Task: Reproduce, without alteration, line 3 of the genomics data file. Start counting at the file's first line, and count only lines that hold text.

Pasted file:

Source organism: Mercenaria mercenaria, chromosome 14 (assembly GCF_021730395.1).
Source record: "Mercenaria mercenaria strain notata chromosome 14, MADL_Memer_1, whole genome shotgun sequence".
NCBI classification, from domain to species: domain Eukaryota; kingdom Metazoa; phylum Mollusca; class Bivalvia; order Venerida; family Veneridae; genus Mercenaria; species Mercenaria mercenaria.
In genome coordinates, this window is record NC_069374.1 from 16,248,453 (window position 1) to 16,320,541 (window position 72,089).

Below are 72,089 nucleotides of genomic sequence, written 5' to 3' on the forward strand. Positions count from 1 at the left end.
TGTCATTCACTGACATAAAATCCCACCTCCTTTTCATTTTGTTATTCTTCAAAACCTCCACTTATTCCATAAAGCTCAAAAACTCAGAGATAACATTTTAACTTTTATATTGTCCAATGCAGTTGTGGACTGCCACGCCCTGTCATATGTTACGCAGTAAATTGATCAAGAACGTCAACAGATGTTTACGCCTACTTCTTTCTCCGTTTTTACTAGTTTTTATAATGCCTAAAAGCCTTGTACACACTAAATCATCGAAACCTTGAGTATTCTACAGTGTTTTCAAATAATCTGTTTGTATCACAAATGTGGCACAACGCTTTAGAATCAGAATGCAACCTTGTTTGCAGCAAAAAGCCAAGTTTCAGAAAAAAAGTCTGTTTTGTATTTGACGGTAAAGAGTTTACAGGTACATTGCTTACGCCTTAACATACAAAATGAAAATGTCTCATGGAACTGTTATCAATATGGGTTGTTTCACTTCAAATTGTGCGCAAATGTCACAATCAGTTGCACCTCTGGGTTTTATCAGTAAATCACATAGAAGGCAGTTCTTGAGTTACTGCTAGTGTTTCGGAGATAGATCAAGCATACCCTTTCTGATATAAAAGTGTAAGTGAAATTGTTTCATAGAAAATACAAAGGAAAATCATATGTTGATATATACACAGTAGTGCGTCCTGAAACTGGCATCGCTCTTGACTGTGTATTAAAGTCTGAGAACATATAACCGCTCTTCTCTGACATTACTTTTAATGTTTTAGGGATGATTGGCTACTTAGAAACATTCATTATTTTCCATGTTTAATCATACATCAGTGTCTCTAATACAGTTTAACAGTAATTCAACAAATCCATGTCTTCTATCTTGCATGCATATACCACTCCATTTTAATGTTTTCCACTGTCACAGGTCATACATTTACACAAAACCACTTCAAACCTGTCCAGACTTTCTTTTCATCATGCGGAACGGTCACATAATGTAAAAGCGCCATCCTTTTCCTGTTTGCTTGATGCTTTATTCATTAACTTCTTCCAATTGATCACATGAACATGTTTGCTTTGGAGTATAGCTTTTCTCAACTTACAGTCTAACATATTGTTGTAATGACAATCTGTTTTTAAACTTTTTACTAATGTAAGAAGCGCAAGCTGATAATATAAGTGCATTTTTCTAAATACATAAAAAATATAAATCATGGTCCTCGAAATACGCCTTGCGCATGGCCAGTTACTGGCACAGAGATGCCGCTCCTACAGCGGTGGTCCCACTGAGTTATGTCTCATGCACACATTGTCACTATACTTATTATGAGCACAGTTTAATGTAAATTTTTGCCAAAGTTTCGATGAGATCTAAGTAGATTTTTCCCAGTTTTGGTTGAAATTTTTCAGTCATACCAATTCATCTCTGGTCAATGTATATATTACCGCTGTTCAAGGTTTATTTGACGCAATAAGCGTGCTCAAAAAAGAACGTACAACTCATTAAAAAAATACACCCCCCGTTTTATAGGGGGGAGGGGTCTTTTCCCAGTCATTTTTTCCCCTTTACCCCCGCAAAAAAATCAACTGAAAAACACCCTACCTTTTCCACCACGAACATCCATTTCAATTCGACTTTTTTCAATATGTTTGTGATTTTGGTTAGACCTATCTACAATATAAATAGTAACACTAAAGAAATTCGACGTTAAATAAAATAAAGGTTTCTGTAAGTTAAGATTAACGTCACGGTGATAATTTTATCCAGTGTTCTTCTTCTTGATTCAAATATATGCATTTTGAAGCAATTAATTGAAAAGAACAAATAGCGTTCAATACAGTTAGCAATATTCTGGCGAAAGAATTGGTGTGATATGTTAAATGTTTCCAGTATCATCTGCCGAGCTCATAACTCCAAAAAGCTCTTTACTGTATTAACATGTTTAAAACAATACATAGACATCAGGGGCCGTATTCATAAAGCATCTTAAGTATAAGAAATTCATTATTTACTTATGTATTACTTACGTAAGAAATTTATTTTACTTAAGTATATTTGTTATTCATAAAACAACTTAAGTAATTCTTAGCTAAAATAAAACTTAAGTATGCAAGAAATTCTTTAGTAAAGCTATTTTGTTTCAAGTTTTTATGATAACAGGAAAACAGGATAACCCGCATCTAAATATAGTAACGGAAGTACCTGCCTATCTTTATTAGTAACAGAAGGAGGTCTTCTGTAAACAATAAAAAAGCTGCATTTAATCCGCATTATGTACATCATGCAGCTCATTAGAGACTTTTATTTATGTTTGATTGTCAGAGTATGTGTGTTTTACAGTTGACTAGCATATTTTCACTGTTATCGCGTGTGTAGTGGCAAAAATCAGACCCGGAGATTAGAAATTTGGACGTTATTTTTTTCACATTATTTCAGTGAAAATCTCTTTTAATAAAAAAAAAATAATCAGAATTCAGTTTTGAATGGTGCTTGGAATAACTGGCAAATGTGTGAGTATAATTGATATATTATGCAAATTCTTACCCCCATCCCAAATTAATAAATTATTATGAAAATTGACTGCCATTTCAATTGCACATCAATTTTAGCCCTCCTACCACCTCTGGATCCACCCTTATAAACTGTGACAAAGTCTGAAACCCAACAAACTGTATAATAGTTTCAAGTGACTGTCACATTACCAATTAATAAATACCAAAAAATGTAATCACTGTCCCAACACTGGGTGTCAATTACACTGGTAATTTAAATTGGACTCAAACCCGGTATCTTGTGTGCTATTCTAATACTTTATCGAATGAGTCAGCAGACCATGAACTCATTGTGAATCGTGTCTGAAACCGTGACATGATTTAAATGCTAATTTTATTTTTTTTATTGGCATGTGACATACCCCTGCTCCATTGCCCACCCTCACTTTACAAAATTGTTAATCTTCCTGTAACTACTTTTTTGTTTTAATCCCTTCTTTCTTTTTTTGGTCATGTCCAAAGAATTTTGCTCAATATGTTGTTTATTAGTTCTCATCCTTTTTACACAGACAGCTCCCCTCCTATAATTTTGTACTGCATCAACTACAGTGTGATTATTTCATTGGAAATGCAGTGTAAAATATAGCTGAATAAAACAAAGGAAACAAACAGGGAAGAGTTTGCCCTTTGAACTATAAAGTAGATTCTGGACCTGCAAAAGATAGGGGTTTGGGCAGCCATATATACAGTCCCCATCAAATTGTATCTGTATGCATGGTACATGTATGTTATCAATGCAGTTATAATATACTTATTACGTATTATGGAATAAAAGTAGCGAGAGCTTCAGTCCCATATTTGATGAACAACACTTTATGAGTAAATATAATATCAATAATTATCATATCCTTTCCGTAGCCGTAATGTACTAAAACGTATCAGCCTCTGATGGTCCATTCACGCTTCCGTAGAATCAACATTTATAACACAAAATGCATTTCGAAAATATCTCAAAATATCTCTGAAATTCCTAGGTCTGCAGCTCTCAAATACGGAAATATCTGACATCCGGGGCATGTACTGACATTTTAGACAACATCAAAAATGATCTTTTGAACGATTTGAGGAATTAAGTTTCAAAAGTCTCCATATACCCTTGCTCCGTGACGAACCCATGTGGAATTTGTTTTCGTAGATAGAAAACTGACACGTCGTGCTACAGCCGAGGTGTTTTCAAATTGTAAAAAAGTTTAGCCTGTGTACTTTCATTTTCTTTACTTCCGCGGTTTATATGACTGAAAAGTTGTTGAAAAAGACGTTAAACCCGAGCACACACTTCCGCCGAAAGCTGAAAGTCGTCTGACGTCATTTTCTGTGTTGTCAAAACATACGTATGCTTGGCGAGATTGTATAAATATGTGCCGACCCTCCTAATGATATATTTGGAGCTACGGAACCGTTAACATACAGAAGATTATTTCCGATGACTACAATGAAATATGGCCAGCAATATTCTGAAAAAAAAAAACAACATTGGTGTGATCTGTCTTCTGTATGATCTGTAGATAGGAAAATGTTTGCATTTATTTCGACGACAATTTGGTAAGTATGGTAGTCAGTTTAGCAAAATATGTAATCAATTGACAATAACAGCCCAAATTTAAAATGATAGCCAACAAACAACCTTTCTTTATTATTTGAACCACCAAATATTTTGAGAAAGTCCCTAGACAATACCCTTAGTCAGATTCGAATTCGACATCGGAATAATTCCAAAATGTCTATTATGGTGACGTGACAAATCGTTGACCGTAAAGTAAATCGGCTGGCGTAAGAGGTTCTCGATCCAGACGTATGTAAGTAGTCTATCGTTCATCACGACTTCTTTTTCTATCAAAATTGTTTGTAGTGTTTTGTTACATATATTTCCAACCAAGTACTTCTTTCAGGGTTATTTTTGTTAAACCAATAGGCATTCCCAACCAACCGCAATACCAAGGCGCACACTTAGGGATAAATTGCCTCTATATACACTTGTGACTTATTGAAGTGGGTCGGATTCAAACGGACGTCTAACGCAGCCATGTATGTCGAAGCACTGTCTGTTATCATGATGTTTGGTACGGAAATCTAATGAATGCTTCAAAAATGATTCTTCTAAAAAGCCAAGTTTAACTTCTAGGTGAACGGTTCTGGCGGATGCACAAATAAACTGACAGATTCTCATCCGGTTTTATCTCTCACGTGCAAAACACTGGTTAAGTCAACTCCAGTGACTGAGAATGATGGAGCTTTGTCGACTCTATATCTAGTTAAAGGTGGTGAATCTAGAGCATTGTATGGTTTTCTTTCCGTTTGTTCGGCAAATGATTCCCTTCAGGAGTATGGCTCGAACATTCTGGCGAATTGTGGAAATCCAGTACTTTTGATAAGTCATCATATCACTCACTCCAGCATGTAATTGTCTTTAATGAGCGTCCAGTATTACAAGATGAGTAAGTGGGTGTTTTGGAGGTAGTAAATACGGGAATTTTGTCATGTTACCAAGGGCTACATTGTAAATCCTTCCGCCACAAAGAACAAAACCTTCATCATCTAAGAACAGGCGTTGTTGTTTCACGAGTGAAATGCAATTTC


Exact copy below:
NCBI classification, from domain to species: domain Eukaryota; kingdom Metazoa; phylum Mollusca; class Bivalvia; order Venerida; family Veneridae; genus Mercenaria; species Mercenaria mercenaria.